Fulfilling a promise on immigration

Last week, the Obama administration announced a breakthrough in its enforcement of immigration policy: deportations of undocumented immigrants who pose no threat to national security or public safety have effectively been suspended. The White House can’t change the law unilaterally, but it can choose to prioritize among cases and create a more sensible and more humane immigration policy.

We’re now seeing the benefits as the new policy is implemented.

The call came in the morning to the lawyer representing Manuel Guerra, an illegal immigrant from Mexico living in Florida who had been caught in a tortuous and seemingly failing five-year court fight against deportation.

With the news early Thursday that federal immigration authorities had canceled his deportation, Mr. Guerra became one of the first illegal immigrants in the country to see results from a policy the Obama administration unveiled in Washington that day. It could lead to the suspension in coming months of deportation proceedings against tens of thousands of immigrants.

The same day, an undocumented Mexican woman in Colorado, Sujey Pando, also learned her deportation had been scrapped, because she married her lesbian partner in Iowa. Federal law does not yet recognize same-sex marriages, but as far as the Obama administration is concerned, same-sex couples who get married in states with marriage-equality laws fall under the administration’s definition of “family.”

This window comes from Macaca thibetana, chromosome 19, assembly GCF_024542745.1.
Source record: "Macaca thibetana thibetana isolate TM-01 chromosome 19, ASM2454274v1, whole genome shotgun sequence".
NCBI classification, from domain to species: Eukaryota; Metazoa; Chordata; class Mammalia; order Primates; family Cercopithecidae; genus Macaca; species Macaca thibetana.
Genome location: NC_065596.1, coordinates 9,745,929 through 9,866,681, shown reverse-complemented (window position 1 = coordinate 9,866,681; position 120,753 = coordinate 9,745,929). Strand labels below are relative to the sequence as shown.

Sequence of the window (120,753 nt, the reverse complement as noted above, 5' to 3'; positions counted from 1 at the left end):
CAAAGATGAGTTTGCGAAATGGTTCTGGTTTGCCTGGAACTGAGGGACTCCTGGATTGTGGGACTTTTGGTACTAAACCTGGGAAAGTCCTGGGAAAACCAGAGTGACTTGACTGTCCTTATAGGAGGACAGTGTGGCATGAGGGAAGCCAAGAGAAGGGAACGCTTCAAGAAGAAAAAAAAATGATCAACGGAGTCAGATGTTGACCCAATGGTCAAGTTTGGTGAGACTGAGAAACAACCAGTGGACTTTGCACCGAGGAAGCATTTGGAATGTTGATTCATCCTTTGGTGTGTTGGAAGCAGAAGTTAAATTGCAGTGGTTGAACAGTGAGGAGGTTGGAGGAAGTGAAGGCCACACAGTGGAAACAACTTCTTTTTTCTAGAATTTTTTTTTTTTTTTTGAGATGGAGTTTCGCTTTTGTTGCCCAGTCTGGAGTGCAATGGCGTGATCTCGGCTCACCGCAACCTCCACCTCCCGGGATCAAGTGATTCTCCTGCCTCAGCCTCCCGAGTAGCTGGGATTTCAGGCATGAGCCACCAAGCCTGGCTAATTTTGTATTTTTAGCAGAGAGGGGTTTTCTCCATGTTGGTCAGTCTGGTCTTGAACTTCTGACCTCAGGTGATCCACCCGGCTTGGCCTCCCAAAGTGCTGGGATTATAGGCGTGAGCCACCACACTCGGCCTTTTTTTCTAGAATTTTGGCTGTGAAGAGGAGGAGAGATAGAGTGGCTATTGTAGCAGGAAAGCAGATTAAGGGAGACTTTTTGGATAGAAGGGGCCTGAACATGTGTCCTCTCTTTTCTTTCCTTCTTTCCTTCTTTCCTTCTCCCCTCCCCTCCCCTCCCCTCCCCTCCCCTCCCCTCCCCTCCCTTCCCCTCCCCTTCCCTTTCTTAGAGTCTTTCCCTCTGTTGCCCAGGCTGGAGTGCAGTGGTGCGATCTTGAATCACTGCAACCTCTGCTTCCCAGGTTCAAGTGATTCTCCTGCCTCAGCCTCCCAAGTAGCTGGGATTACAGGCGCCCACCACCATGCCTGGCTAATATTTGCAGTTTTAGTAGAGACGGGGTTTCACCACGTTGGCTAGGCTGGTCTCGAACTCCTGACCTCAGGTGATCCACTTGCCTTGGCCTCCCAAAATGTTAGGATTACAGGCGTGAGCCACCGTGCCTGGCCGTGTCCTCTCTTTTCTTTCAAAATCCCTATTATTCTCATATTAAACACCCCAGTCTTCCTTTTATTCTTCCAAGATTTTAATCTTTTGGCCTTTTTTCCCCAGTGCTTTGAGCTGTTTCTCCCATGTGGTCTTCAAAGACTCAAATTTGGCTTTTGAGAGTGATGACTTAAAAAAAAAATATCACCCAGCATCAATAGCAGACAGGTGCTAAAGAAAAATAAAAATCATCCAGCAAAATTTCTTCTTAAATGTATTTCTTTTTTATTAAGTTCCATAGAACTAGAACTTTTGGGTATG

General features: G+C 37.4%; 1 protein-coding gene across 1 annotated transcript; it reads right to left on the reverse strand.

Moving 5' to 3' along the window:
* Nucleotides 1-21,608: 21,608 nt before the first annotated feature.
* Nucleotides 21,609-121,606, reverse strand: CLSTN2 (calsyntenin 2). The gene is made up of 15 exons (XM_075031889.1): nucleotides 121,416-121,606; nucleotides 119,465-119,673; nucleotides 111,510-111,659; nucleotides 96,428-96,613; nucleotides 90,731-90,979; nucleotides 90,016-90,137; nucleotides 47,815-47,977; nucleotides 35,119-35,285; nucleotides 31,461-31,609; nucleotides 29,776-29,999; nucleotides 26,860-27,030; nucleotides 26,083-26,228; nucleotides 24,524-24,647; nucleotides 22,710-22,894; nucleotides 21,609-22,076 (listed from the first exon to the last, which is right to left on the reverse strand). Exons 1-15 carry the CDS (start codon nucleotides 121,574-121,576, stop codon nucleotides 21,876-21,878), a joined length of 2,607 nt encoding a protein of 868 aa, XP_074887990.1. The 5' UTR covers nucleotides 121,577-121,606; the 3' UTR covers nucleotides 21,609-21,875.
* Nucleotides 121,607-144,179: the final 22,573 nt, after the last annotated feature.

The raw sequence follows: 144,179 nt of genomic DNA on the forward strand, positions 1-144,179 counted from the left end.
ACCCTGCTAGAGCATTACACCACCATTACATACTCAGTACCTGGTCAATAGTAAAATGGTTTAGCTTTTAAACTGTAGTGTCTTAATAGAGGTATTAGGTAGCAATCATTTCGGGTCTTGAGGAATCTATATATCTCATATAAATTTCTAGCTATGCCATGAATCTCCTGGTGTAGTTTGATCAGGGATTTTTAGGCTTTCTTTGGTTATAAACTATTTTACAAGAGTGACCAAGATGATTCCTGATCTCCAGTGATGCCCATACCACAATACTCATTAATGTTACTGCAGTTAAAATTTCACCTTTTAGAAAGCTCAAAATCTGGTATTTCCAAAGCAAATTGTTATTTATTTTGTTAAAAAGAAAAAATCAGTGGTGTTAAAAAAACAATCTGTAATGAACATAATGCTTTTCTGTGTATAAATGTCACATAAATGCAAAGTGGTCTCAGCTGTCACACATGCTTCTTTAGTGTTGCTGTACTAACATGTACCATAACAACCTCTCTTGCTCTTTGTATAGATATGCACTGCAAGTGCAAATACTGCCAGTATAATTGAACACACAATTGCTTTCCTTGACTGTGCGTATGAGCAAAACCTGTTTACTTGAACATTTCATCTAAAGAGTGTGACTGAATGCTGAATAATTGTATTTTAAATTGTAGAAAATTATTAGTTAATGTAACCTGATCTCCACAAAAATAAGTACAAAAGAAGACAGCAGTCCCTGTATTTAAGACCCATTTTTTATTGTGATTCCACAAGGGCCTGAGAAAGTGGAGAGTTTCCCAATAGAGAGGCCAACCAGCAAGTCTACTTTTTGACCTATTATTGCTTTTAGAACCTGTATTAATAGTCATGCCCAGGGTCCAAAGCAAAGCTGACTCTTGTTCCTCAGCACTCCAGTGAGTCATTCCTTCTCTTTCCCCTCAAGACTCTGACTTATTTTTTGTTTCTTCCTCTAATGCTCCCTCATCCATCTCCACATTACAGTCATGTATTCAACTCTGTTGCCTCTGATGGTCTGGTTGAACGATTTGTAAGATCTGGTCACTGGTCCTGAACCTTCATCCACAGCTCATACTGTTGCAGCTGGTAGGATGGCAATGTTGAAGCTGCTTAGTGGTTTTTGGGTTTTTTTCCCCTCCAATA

This is, to put it mildly, a heartening development, for which President Obama and his team deserve a lot of credit. Deportations will continue for those who commit felonies and those considered security threats, but DHS and the Justice Department will review existing cases and will “halt deportations of longtime residents with clean police records who came here illegally when they were children, or are close family of military service members, or are parents or spouses of American citizens.”

This is not to say the administration’s breakthrough makes congressional action unnecessary. The law still needs systemic reform — law-abiding undocumented immigrants may be allowed to stay, but they’re in a status limbo — and Obama can’t change it on his own.

But in the meantime, it appears the president made a promise to the immigrant community, and he’s keeping it. Republicans are outraged, but the White House doesn’t seem to care.

Rep. Luis Gutierrez (D-Ill.) told the NYT, “This is the Barack Obama I have been waiting for.”